Lin C-K, Lin R-T, Chen T, Zigler C, Wei Y, Christiani DC. A global perspective on coal-fired power plants and burden of lung cancer. Environ Health. 2019;18:9.
Munawer ME. Human health and environmental impacts of coal combustion and post-combustion wastes. J Sustain Min. 2018;17:87–96.
Fernández-Martınez G, Lopez-Vilarino J, López-Mahıa P, Muniategui-Lorenzo S, Prada-Rodrıguez D, Abad E, et al. First assessment of dioxin emissions from coal-fired power stations in Spain. Chemosphere. 2004;57:67–71.
Lin L-F, Lee W-J, Li H-W, Wang M-S, Chang-Chien G-P. Characterization and inventory of PCDD/F emissions from coal-fired power plants and other sources in Taiwan. Chemosphere. 2007;68:1642–9.
Wielgosiński G. The reduction of dioxin emissions from the processes of heat and power generation. J Air Waste Manag Assoc. 2011;61:511–26.
Buha-Marković JZ, Marinković AD, Nemoda SĐ, Savić JZ. Distribution of PAHs in coal ashes from the thermal power plant and fluidized bed combustion system; estimation of environmental risk of ash disposal. Environ Pollut. 2020;266:115282.
Tarafdar A, Sinha A. Polycyclic aromatic hydrocarbons (PAHs) pollution generated from coal-fired thermal power plants: formation mechanism, characterization, and profiling. In: Pollutants from energy sources. Springer, 2019, pp 73–90.
Jones T, Brown P, BéruBé K, Wlodarczyk A, Longyi S. The physicochemistry and toxicology of CFA particles. J Toxicol Environ Health Part A. 2010;73:341–54.
Zierold KM, Odoh C. A review on fly ash from coal-fired power plants: chemical composition, regulations, and health evidence. Rev Environ Health. 2020; e-pub ahead of print 2020/04/24; https://doi.org/10.1515/reveh-2019-0039.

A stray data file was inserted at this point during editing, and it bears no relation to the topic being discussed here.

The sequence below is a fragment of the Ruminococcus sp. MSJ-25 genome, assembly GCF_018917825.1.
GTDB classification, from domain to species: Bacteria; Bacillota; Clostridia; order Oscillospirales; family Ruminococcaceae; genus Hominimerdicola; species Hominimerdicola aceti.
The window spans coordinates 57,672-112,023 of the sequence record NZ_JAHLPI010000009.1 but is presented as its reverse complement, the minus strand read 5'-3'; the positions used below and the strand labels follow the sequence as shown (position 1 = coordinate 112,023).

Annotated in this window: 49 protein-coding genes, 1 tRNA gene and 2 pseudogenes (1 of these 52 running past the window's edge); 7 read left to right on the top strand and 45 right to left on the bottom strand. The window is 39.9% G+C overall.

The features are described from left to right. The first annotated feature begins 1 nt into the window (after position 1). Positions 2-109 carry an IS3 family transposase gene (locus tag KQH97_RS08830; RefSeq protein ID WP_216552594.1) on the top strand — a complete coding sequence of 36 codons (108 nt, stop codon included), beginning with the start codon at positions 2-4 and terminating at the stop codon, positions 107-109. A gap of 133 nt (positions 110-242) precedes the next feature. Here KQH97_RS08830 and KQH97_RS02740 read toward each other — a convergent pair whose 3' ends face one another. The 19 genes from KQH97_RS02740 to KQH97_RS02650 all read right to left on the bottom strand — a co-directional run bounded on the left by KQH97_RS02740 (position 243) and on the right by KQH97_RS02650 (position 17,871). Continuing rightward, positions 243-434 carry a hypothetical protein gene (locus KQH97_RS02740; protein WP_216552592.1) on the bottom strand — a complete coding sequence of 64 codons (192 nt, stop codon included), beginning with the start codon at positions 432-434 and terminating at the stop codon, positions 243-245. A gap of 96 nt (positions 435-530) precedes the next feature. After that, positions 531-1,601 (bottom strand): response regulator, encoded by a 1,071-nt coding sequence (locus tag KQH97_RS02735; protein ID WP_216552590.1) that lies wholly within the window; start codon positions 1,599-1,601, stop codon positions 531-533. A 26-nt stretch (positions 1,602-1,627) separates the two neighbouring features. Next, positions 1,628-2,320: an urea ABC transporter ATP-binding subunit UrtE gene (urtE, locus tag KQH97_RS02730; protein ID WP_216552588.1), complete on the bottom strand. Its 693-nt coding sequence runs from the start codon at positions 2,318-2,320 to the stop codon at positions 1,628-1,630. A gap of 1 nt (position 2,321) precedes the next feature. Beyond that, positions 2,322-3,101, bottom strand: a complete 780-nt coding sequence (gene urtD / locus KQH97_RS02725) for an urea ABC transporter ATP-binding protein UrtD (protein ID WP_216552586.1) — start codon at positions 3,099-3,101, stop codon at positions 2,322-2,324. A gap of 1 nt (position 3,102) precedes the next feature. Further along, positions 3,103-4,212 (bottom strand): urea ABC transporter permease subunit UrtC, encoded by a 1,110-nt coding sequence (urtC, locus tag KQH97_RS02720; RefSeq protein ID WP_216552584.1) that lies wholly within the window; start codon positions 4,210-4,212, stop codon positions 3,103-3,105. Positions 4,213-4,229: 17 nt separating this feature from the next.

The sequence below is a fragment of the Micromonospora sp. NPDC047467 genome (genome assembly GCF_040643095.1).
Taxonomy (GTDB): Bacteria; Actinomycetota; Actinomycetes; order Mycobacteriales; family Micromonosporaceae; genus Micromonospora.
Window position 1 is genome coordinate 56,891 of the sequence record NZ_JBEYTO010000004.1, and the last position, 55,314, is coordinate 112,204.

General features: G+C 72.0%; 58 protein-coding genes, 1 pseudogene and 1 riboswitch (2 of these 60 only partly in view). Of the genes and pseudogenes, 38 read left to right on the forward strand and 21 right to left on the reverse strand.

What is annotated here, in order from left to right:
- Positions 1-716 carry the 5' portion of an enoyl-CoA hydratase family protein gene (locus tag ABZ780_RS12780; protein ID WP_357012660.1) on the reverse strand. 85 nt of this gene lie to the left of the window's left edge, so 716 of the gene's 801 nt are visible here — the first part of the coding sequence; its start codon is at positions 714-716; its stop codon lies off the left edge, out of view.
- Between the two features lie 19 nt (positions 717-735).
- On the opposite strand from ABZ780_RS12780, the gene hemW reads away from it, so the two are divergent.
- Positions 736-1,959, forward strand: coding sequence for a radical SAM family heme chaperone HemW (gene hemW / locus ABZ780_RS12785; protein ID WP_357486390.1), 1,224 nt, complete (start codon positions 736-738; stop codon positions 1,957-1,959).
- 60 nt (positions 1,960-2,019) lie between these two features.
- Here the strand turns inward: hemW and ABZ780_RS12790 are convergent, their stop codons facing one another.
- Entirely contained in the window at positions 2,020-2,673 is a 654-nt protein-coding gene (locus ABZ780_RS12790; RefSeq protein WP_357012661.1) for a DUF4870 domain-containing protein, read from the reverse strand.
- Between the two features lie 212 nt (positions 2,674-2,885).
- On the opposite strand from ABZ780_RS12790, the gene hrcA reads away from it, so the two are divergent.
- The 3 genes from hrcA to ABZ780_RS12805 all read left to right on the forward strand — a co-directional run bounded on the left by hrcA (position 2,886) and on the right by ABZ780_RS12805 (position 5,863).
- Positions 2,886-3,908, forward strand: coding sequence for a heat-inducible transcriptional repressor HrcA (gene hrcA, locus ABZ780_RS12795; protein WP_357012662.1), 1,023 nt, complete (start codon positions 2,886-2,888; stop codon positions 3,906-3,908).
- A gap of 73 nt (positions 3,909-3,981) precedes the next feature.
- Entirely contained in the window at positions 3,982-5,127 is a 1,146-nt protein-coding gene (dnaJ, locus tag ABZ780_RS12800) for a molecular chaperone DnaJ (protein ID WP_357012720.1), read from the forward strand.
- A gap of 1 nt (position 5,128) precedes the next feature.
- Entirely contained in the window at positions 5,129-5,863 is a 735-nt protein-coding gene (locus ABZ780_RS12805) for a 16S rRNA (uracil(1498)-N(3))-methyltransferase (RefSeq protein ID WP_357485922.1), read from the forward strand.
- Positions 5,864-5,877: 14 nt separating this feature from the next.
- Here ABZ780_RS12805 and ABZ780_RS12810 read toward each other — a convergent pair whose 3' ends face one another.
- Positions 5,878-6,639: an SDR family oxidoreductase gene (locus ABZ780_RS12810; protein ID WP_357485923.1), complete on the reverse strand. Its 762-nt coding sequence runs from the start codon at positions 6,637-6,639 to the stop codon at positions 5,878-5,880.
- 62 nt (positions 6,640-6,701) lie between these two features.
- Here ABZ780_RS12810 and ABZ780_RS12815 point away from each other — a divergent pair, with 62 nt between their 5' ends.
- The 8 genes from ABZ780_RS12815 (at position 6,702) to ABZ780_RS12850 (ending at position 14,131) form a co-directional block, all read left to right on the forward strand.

Chakraborty J, Maantay JA, Brender JD. Disproportionate proximity to environmental health hazards: methods, models, and measurement. Am J Public Health. 2011;101:S27–S36.
United States Commission on Civil Rights Environmental Justice: Examining the Environmental Protection Agency’s compliance and enforcement of Title VI and Executive Order 12898. 2016.
Earthjustice (n.d.). The coal ash problem. In, 2020.
Sierra Club Dangerous waters: America’s coal ash crisis. https://coalsierracluborg/sites/nat-coal/files/report-dangerous-water-coal-ash-crisispdf; Accessed 15 Mar 2021.
Environmental Protection Agency. Hazardous and solid waste management system; identification and listing of special wastes; disposal of coal combustion residuals from electric utilities; proposed rule. Fed Reg. 2010;75:35128–264.
United States Environmental Protection Agency U.S. Environmental Protection Agency. Inhalation of fugitive dust: a screening assessment of the risks posed by coal combustion waste landfills (draft). 2009.
Mueller S, Mao Q, Valente R, Mallard J. Fugitive Emissions from a dry coal fly ash storage pile. In, n.d.
Kravchenko J, Lyerly HK. The impact of coal-powered electrical plants and coal ash impoundments on the health of residential communities. North Carol Med J. 2018;79:289–300.
Iordanidis A, Buckman J, Triantafyllou AG, Asvesta A. Fly ash–airborne particles from Ptolemais–Kozani area, northern Greece, as determined by ESEM-EDX. Int J Coal Geol. 2008;73:63–73.
Dinis ML, Fiúza A, Góis J, Carvalho JMS, Castro ACM. Modeling radionuclides dispersion and deposition downwind of a coal-fired power plant. Procedia Earth Planet Sci. 2014;8:59–63.
Feng Y, Xue Y, Chen X, Wu J, Zhu T, Bai Z, et al. Source apportionment of ambient total suspended particulates and coarse particulate matter in urban areas of Jiaozuo, China. J Air Waste Manag Assoc. 2007;57:561–75.
Argyropoulos G, Grigoratos T, Voutsinas M, Samara C. Concentrations and source apportionment of PM10 and associated elemental and ionic species in a lignite-burning power generation area of southern Greece. Environ Sci Pollut Res. 2013;20:7214–30.
Manousakas M, Diapouli E, Papaefthymiou H, Migliori A, Karydas AG, Padilla-Alvarez R, et al. Source apportionment by PMF on elemental concentrations obtained by PIXE analysis of PM10 samples collected at the vicinity of lignite power plants and mines in Megalopolis, Greece. Nucl Instrum Methods Phys Res Sect B: Beam Interact Mater At. 2015;349:114–24.